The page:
By Deborah L. Vence
They're convenient. They save time. And, they make going to waterparks and amusement parks all the more enjoyable. They are RFID wristbands.
In fact, Hersheypark amusement park in Hershey, Pa., implemented Smart Band RFID (radio frequency identification) Wristbands in May of this year to improve customer convenience and satisfaction, as well as boost profits at the park.
"The whole thing is about customer service and guest convenience. That's the whole reason they went down that road," said Greg Cetera, regional sales manager, Precision Dynamics Corp., RFID Solutions Group, based in San Fernando, Calif., the company that provided the RFID wristbands.
Last year, Hersheypark conducted a successful trial of the [Agilysys] cashless point-of-sale (POS) system using RFID wristbands. The waterproof wristbands are used to make park purchases, check balances and load additional funds at any of the park's 200 RFID-enabled POS stations.
Hersheypark's cashless POS system also is an expansion to its use of RFID technology. Four years ago, the amusement park implemented RFID-enabled lockers, which guests access using RFID wristbands.
How it works: The Smart Band is a nontransferable wristband with a securely sealed RFID tag inside to store and transfer data. The data is accessed by RFID systems, such as RFID Smart Readers and the PDC Smart Kiosk.
When an RFID system is installed, the RFID reader with a USB port gets connected to the POS system at each terminal.
As a result, "Guests can go up to customer service windows, purchase a wristband and load value onto it. They can load $50 or $100 onto it. And, at that point, they put belongings in a locker and enjoy the waterpark," Cetera explained.
The advantage of using such a wristband is that when people keep belongings locked up in a locker, they can get a beverage or food without having to worry about carrying a bag or losing their belongings. And, after the cashier rings up the purchase, you can tap the wristband on the reader and check to make sure the money is in the account, all while updating the new total. The customer receives a paper receipt that also includes the remaining balance.
The RFID reader is positioned in front of the cash register, where patrons can hold up their wrist. The reader, which has a range of no more than 2 inches, then reads the wristband.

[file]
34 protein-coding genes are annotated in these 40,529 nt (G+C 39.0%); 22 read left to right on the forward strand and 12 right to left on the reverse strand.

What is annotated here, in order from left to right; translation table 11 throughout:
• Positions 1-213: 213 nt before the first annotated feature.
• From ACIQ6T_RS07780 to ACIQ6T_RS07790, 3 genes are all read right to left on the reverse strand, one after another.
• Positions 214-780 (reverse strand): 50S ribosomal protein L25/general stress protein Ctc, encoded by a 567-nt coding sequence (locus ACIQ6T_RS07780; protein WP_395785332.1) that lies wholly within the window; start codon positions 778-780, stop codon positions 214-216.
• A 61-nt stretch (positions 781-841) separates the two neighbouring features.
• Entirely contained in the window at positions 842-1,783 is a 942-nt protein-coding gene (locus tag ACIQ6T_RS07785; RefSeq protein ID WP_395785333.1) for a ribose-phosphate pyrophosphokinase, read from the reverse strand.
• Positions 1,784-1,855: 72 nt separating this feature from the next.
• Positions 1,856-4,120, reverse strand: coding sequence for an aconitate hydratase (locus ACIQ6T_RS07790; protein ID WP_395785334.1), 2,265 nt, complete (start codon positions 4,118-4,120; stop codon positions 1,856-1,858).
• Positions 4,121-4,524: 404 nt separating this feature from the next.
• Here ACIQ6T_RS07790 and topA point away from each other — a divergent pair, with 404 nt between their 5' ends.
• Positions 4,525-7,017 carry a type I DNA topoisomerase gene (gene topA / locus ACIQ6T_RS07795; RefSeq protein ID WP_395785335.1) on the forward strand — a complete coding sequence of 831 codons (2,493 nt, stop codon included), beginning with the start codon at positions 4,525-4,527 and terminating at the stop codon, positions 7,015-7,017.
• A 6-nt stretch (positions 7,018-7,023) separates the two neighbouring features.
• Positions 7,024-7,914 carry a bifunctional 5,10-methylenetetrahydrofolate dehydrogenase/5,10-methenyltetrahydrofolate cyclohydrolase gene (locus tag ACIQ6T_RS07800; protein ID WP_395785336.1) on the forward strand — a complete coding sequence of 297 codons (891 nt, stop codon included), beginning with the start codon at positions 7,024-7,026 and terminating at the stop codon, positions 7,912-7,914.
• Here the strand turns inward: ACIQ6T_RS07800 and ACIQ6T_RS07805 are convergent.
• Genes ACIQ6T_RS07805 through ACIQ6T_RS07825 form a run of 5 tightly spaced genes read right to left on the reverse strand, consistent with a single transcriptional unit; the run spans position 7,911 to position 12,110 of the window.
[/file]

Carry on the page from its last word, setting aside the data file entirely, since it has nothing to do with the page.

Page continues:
"You have to place the wristband with close proximity with a tap-and-go approach," Cetera said. "It's as simple as that, as simple as swiping a credit card."
When it comes to choosing a wristband color, PDC has a list of choices, but made a custom color especially for Hersheypark—chocolate brown, which goes in line with the Hersheypark logo in the middle. (Note: Hershey, Pa., is the headquarters location of The Hershey Company.) Cetera noted that the wristbands can have a custom color made. Chocolate brown is a color they had never used before, for example.
To boot, not only are the 11-inch-long wristbands adjustable, they also are free (the park absorbs the cost), and disposable.
"These are disposable. They're not to be worn more than once," he said. "The whole goal of the program is to give the customer a better customer service experience, a quicker process.
"[This is about] guest convenience; not having to get out of a line or go back to the locker, specifically, and taking time away from enjoying the amenities," he said. "[You don't have to] get your wallet, get your drink and lock your wallet back up. You are saving time and allowing more time for enjoying the amenities. Spending goes up for convenience.
"Guests love it," Cetera added. "It's very user-friendly."
They are user-friendly in other areas as well, such as keyless hotel room and locker entry, access control and security, counterfeit prevention, and customer loyalty and VIP programs.
Hotel guests, for example, can wear an RFID wristband that acts as an electronic room key. So, they don't have to worry about misplacing or losing a key.
"You can open up hotel door locks [using the wristband technology]. There are so many more applications," he said. "It's an evolving technology."
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